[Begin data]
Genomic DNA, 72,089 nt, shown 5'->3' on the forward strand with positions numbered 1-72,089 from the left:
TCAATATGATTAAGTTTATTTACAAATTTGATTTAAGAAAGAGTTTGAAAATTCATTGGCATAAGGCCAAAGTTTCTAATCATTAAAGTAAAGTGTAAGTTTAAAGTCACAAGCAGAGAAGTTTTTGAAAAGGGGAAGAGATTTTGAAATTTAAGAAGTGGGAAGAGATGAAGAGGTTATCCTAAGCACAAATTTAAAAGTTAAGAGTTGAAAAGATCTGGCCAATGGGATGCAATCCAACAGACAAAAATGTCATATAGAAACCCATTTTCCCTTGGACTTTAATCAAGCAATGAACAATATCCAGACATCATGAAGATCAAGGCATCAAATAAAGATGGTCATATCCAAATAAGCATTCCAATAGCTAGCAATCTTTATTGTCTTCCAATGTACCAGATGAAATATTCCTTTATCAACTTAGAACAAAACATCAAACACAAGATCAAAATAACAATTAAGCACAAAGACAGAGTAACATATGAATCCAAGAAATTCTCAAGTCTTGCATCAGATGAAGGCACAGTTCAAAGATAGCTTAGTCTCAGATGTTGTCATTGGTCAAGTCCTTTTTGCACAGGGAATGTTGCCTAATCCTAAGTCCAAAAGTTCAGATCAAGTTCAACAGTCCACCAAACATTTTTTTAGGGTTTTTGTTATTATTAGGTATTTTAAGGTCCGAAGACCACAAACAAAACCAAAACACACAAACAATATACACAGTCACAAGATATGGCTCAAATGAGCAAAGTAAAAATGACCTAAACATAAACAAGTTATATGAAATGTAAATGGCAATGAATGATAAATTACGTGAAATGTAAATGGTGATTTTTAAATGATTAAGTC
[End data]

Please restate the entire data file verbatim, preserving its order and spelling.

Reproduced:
Genomic DNA, 72,089 nt, shown 5'->3' on the forward strand with positions numbered 1-72,089 from the left:
TCAATATGATTAAGTTTATTTACAAATTTGATTTAAGAAAGAGTTTGAAAATTCATTGGCATAAGGCCAAAGTTTCTAATCATTAAAGTAAAGTGTAAGTTTAAAGTCACAAGCAGAGAAGTTTTTGAAAAGGGGAAGAGATTTTGAAATTTAAGAAGTGGGAAGAGATGAAGAGGTTATCCTAAGCACAAATTTAAAAGTTAAGAGTTGAAAAGATCTGGCCAATGGGATGCAATCCAACAGACAAAAATGTCATATAGAAACCCATTTTCCCTTGGACTTTAATCAAGCAATGAACAATATCCAGACATCATGAAGATCAAGGCATCAAATAAAGATGGTCATATCCAAATAAGCATTCCAATAGCTAGCAATCTTTATTGTCTTCCAATGTACCAGATGAAATATTCCTTTATCAACTTAGAACAAAACATCAAACACAAGATCAAAATAACAATTAAGCACAAAGACAGAGTAACATATGAATCCAAGAAATTCTCAAGTCTTGCATCAGATGAAGGCACAGTTCAAAGATAGCTTAGTCTCAGATGTTGTCATTGGTCAAGTCCTTTTTGCACAGGGAATGTTGCCTAATCCTAAGTCCAAAAGTTCAGATCAAGTTCAACAGTCCACCAAACATTTTTTTAGGGTTTTTGTTATTATTAGGTATTTTAAGGTCCGAAGACCACAAACAAAACCAAAACACACAAACAATATACACAGTCACAAGATATGGCTCAAATGAGCAAAGTAAAAATGACCTAAACATAAACAAGTTATATGAAATGTAAATGGCAATGAATGATAAATTACGTGAAATGTAAATGGTGATTTTTAAATGATTAAGTC